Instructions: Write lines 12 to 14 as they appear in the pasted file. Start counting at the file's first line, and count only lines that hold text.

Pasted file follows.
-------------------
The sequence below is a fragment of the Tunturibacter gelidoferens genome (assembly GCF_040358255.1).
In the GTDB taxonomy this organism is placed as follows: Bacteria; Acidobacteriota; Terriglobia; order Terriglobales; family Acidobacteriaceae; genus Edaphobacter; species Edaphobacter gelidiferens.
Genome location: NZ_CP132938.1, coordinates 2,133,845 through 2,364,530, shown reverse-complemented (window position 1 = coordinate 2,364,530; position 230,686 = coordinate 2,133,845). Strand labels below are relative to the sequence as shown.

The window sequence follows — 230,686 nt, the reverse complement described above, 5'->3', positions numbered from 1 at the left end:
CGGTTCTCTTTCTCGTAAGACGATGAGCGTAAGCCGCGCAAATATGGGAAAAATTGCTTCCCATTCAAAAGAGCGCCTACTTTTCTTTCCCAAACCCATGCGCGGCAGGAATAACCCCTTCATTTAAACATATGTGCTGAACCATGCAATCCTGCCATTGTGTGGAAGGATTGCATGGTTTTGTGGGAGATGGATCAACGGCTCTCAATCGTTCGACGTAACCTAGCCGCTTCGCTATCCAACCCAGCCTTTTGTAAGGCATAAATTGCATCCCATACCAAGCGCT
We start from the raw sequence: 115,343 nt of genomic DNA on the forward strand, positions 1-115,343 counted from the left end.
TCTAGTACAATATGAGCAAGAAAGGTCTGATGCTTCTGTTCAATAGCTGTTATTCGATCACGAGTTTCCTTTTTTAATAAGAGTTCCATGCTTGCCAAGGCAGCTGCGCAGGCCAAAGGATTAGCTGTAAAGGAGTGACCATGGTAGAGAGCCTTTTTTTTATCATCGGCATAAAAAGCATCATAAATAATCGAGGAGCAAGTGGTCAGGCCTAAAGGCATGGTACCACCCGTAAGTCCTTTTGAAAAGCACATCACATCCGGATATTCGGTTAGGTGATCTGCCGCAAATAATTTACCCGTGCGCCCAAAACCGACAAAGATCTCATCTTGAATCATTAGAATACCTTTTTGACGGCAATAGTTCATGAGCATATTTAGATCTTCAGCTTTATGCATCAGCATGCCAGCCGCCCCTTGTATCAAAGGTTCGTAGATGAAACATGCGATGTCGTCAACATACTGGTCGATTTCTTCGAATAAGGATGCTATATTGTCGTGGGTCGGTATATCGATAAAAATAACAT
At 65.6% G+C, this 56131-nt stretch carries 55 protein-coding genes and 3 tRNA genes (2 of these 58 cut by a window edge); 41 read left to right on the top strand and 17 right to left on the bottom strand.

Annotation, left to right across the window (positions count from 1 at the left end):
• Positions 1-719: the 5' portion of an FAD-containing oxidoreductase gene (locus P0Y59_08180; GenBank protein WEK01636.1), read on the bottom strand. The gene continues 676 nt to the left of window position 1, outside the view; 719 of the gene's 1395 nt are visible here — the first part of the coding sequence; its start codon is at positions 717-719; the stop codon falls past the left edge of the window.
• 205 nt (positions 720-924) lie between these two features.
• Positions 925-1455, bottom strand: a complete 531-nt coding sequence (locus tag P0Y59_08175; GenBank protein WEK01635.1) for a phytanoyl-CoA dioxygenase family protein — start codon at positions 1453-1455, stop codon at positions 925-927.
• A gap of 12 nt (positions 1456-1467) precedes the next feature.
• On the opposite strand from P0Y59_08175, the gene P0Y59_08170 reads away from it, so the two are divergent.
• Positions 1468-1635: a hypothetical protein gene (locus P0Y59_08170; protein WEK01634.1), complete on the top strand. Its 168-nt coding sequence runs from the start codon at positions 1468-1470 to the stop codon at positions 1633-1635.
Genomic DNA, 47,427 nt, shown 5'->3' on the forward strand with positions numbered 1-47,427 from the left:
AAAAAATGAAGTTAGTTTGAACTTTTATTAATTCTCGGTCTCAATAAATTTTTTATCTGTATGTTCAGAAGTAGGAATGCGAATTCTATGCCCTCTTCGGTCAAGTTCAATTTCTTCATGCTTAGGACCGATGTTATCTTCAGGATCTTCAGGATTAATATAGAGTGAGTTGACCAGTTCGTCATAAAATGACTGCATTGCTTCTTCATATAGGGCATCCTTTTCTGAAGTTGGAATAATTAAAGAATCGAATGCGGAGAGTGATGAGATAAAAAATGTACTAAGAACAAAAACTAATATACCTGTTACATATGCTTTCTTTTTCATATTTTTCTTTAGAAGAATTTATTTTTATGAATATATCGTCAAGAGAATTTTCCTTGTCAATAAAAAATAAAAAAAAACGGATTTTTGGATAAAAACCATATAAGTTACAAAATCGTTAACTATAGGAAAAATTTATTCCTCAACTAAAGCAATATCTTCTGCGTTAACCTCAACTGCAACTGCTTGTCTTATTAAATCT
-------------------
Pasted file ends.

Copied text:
• Positions 925-1455, bottom strand: a complete 531-nt coding sequence (locus tag P0Y59_08175; GenBank protein WEK01635.1) for a phytanoyl-CoA dioxygenase family protein — start codon at positions 1453-1455, stop codon at positions 925-927.
• A gap of 12 nt (positions 1456-1467) precedes the next feature.
• On the opposite strand from P0Y59_08175, the gene P0Y59_08170 reads away from it, so the two are divergent.